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Week 2 Notes

by: Emma Trokel

Week 2 Notes 2420-001

Emma Trokel

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Week 2's notes
Nutrition and Health Performance
S. Nelson
Class Notes




Popular in Nutrition and Health Performance

Popular in Psychlogy

This 6 page Class Notes was uploaded by Emma Trokel on Wednesday January 13, 2016. The Class Notes belongs to 2420-001 at University of Colorado at Boulder taught by S. Nelson in Spring 2016. Since its upload, it has received 11 views. For similar materials see Nutrition and Health Performance in Psychlogy at University of Colorado at Boulder.


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Date Created: 01/13/16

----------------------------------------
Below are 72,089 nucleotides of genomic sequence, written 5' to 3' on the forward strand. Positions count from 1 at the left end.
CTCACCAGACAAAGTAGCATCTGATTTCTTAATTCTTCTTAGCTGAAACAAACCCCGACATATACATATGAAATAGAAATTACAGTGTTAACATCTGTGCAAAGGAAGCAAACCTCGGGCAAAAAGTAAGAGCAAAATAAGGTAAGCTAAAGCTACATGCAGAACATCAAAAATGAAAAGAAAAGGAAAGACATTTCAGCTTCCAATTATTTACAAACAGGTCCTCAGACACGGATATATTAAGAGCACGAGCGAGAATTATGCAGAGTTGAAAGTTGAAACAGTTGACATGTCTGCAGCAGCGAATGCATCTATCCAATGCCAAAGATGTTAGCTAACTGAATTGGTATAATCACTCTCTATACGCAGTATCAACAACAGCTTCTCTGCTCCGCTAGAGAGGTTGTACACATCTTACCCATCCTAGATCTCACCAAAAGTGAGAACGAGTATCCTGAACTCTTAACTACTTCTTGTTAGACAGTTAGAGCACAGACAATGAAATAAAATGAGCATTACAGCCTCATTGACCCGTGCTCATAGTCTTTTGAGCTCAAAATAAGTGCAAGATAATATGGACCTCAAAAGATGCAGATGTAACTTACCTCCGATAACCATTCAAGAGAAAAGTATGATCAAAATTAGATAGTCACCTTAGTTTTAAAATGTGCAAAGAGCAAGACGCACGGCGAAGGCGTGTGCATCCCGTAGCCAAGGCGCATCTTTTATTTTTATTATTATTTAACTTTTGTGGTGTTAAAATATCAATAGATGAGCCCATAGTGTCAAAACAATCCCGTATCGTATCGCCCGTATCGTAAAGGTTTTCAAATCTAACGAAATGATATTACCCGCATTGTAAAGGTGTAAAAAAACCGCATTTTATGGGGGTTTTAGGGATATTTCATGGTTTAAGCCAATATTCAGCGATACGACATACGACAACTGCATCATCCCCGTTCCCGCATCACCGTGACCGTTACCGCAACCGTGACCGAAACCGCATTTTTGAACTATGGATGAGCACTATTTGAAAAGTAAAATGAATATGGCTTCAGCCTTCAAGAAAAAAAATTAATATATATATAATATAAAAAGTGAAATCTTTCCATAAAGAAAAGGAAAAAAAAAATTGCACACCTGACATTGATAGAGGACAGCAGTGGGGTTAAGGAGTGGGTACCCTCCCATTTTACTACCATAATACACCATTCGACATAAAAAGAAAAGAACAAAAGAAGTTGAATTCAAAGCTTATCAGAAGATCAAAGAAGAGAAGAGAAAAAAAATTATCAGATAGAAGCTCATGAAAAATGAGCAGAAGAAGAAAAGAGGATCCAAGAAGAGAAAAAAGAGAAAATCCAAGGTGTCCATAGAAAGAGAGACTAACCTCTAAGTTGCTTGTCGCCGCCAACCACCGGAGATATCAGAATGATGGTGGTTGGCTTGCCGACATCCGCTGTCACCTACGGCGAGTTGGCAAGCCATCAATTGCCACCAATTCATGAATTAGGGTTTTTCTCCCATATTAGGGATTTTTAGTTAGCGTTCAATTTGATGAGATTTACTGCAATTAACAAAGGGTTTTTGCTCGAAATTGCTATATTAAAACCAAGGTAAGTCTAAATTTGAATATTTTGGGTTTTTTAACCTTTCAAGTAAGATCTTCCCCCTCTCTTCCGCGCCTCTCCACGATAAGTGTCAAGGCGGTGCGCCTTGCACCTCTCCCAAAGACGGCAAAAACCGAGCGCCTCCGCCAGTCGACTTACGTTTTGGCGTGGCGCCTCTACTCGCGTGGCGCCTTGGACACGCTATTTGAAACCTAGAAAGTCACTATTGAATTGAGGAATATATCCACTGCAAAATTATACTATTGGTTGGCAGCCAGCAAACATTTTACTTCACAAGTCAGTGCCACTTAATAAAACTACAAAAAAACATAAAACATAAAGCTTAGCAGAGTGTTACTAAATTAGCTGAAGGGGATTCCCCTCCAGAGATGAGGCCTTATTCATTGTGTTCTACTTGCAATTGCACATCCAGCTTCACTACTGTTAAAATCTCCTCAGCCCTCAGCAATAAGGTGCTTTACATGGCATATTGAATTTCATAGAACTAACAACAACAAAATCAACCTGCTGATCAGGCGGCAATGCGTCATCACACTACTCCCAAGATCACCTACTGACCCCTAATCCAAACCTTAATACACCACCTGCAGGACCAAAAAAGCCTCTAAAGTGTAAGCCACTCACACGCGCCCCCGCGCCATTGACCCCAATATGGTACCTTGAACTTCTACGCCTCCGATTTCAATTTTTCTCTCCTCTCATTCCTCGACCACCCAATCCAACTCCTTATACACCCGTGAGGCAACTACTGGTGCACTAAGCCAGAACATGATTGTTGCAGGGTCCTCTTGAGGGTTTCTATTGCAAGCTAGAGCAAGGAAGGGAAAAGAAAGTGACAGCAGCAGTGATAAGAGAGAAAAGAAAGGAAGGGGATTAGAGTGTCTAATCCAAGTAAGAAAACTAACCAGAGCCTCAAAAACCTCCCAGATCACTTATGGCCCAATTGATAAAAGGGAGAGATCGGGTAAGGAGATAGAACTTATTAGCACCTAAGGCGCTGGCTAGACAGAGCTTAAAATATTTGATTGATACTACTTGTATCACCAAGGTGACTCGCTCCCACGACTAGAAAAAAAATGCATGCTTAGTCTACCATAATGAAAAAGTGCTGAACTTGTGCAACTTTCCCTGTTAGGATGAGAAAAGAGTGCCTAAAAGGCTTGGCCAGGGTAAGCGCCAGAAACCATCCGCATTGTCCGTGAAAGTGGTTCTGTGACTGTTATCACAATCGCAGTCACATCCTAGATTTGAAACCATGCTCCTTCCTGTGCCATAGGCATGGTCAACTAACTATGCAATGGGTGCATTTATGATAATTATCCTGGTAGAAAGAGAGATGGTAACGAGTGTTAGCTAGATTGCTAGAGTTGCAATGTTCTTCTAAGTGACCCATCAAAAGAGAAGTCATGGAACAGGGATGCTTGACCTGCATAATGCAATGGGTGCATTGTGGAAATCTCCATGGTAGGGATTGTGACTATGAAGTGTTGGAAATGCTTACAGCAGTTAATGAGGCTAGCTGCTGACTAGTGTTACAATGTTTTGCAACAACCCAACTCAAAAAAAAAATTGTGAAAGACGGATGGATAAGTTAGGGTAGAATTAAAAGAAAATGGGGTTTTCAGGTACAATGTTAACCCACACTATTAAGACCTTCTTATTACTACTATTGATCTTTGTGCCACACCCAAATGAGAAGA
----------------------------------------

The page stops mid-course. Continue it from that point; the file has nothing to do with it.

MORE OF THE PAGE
Chapter 7 ­ Proteins      Proteins In the Body  Specific types include ­  ● collagen ­structural, in cartilage , ligaments, and bones  ● contractile proteins ​nable muscles to move  ● keratin ­in hair, nails, and skin  ● Clotting proteins ​eeded for blood clotting     ­ Some hormones are proteins ­  ­ hormones ­ ​chemical messengers that regulate body processes and responses  (insulin and glucagon)  ­ Nearly all enzymes are proteins ­  ­ enzymes speed up chemical reactions without becoming part of the products     ­ Neurotransmitters ­ send signals from one nerve cell to another   ­ Transport Proteins ­  oxygen and many nutrients are transported in blood by special  proteins such as a​lbumin     Normal Fluid Balance and Edema (swelling)   ­ proteins in the blood help maintain the proper distribution of fluids within the bloodstream  and body tissues and pH balance.     Amino Acids  Proteins are made of smaller units called ​mino acids  There are 20 different amino acids in human proteins     Monomer ​ ­ smallest unit to make it through the microvilli    ­ the monomer of a protein is an amino acid     Each amino acid is composed of ­  1) an amino or a nitrogen­containing group ­ (amino group has nitrogen bonded to 2  hydrogen atoms)  2) R­group ­ varies with each amino acid  3) acid group ­ acid portion     Classifying Amino Acids ­   Essential ­ Cannot be made by the body  ­ must be supplied by the diet  ­ 9 of the 20 amino acids    Non­Essential ­​Can be made by the body  ­ 11 of the 20 amino acids           ★ an average person needs about 50 ­ 60 proteins a day     Proteins in foods ­   ­ Nearly all foods contain some protein, but no natural food is 100% protein   ­ Animal foods typically have more protein than plant foods    ★ some breads and legumes contain protein   Legumes ­   ­What are legumes ? ­   ­ plants that produce pods with a single row of seeds   ex: soybeans, peas, peanuts, lentils, and beans     Protein Quality  ● High quality protein (complete protein)  ○ Contains all 9 essential amino acids in amounts that support growth   ○ most animal products  ○  high ­ quality plant foods: quinoa and processed soy   ● Low quality   ○ Lacks or has inadequate amounts of one or more of the essential amino acids  (but not all)  ○ Most plant foods and gelatin (animal tissue byproduct)    What happens to protein in the body?  ­ How your body synthesizes proteins ­  ­ Cells assemble the 20 amino acids in specific sequences according to  information provided in DNA  ­ Amino acids are connected or held together by peptide bonds   ­ Peptides   ­ Chains of less than 15 amino acids  ­ Polypeptides   ­ proteins made of two or more amino acids     Sickle Cell Anemia  If the DNA code is faulty, the wrong amino acid may be inserted into a protein, causing  detrimental effects such as defective hemoglobin  ­ sickle cell anemia is an inherited condition that affects red blood cells              CLICKER QUESTIONS ­   WHICH OF THE FOLLOWING IS INCORRECTLY MATCHES WITH ITS  FUNCTION—STRUCTURAL PROTEINS, COLLAGEN, THAT ARE FOUND IN CARTILAGE  AND SKIN     ADEQUATE PROTEIN IS ESSENTIAL FOR WHICH BIOLOGICAL PROCESSES?— BLOOD  CLOTTING, THE CANALIZATION OF CHEMICAL REACTIONS AND ANTIBODIES.          Protein Denaturation   Altering a protein's natural shape and function by exposing it to various conditions, including  heat, alcohol, acid, and physical agitation.  ● heat denatures protein in raw eggs   ● acidic lemon juice “curdles” protein in milk   ● hydrochloric acid denatures food proteins in stomach, making them easy to  digest  ● physical agitation includes whipping foods, such as beating egg whites to  incorporate air into them  ­ brain damage with a high fever because of  protein denaturation                   Protein Turnover  ● Turnover  ○ breaking down old or unneeded proteins into amino acids and recycling the  amino acids  ● Amino acid “pool”  ○ amino acids that have not been incorporated into proteins   ■ Endogenous amino acids  ■ Exogenous    Nitrogen (Protein) Balance      How much Protein do you Need/  Daily protein needs of healthy adults:  RDA = .8g/kg body weight    Protein needs increase during periods of growth, pregnancy, lactation, and recovery from illness  or injury          Eating Well for less  ­ Substitute eggs, milk, cheese and yogurt for meat, fish, or poultry  ­ Make meals that contain less animal proteins and more plant proteins  ­ extend cereal proteins with eggs and milk  ­ Include more legumes in meals    Combining Complementary Proteins   ­ complementary combinations  ­ mixing certain plant foods  to provide all essential amino acids without adding  animal proteins   ­ amino acids often low or limiting in plant proteins   ­ tryptophan, threonine, lysine, and methionine     Is Vegetarianism a healthy Lifestyle?    Pros:  ­ compared to nonvegetarians, vegetarians tend to  ­ weigh less  ­ have  less heart disease (eat less saturated fat and cholesterol)  ­ often exercise more, meditate for relaxation, and avoid tobacco and alcohol   Cons:  ­ if diets are poorly planned vegetarians may lack   ­ calories   ­ high ­ quality protein  ­ omega ­ 3 fatty acids  ­ vitamins b­12 and D  ­ Zinc, iron and calcium      Vegetarian Children and Teens   ● Children ­ may be difficult to consume adequate protein and energy, because  plant foods tend to be filing   ○ Growth rates of vegan children need close monitoring   ● Teens ­    ○ pro :can be a healthy diet because more fruits and vegetables are  consumed   ○ con:​ may be at risk or anorexia     Protein Adequacy  ­ excessive meat protein intake :  ­ may increase risk of heart disease and cancers of the colon/ rectum and possibly  prostate   ­ High­protein diets are generally not recommended for healthy individuals  ­ Excess protein intake can lead to higher than normal urinary losses of calcium  and dehydration     Protein Deficiency   ­ uncommon in the US  ­ may occur in:  ­ elderly or low income people  ­ persons with alcoholism, anorexia nervosa, or intestinal tract disorders     Kwashiorkor and Marasmus   Kwashiorkor ­  ­ Adequate energy intake but intake of high­quality protein is low  ­ edema    Marasmus ­   ­ starvation ­ extreme weight loss     Allergy  ­ inflammatory response resulting when body’s immune system reacts inappropriately to a  substance that is typically harmless  ­ Allergen ­ the offending substance